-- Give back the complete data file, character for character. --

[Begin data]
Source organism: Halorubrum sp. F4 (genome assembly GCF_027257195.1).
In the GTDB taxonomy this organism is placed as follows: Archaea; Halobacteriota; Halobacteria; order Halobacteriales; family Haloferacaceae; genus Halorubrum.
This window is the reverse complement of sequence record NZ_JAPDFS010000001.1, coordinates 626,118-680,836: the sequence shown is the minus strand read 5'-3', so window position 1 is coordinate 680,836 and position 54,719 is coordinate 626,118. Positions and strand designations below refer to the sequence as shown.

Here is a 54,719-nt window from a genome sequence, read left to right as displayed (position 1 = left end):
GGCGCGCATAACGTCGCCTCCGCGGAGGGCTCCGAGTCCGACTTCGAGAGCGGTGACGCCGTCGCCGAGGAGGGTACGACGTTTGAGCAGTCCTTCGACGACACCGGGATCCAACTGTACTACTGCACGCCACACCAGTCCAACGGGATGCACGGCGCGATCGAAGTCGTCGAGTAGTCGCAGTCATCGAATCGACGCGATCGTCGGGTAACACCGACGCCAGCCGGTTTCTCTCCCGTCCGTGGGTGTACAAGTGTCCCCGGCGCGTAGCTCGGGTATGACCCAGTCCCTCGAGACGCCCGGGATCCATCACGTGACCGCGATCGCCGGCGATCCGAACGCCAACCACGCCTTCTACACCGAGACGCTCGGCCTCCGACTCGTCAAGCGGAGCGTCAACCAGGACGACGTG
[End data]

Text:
Source organism: Halorubrum sp. F4 (genome assembly GCF_027257195.1).
In the GTDB taxonomy this organism is placed as follows: Archaea; Halobacteriota; Halobacteria; order Halobacteriales; family Haloferacaceae; genus Halorubrum.
This window is the reverse complement of sequence record NZ_JAPDFS010000001.1, coordinates 626,118-680,836: the sequence shown is the minus strand read 5'-3', so window position 1 is coordinate 680,836 and position 54,719 is coordinate 626,118. Positions and strand designations below refer to the sequence as shown.

Here is a 54,719-nt window from a genome sequence, read left to right as displayed (position 1 = left end):
GGCGCGCATAACGTCGCCTCCGCGGAGGGCTCCGAGTCCGACTTCGAGAGCGGTGACGCCGTCGCCGAGGAGGGTACGACGTTTGAGCAGTCCTTCGACGACACCGGGATCCAACTGTACTACTGCACGCCACACCAGTCCAACGGGATGCACGGCGCGATCGAAGTCGTCGAGTAGTCGCAGTCATCGAATCGACGCGATCGTCGGGTAACACCGACGCCAGCCGGTTTCTCTCCCGTCCGTGGGTGTACAAGTGTCCCCGGCGCGTAGCTCGGGTATGACCCAGTCCCTCGAGACGCCCGGGATCCATCACGTGACCGCGATCGCCGGCGATCCGAACGCCAACCACGCCTTCTACACCGAGACGCTCGGCCTCCGACTCGTCAAGCGGAGCGTCAACCAGGACGACGTG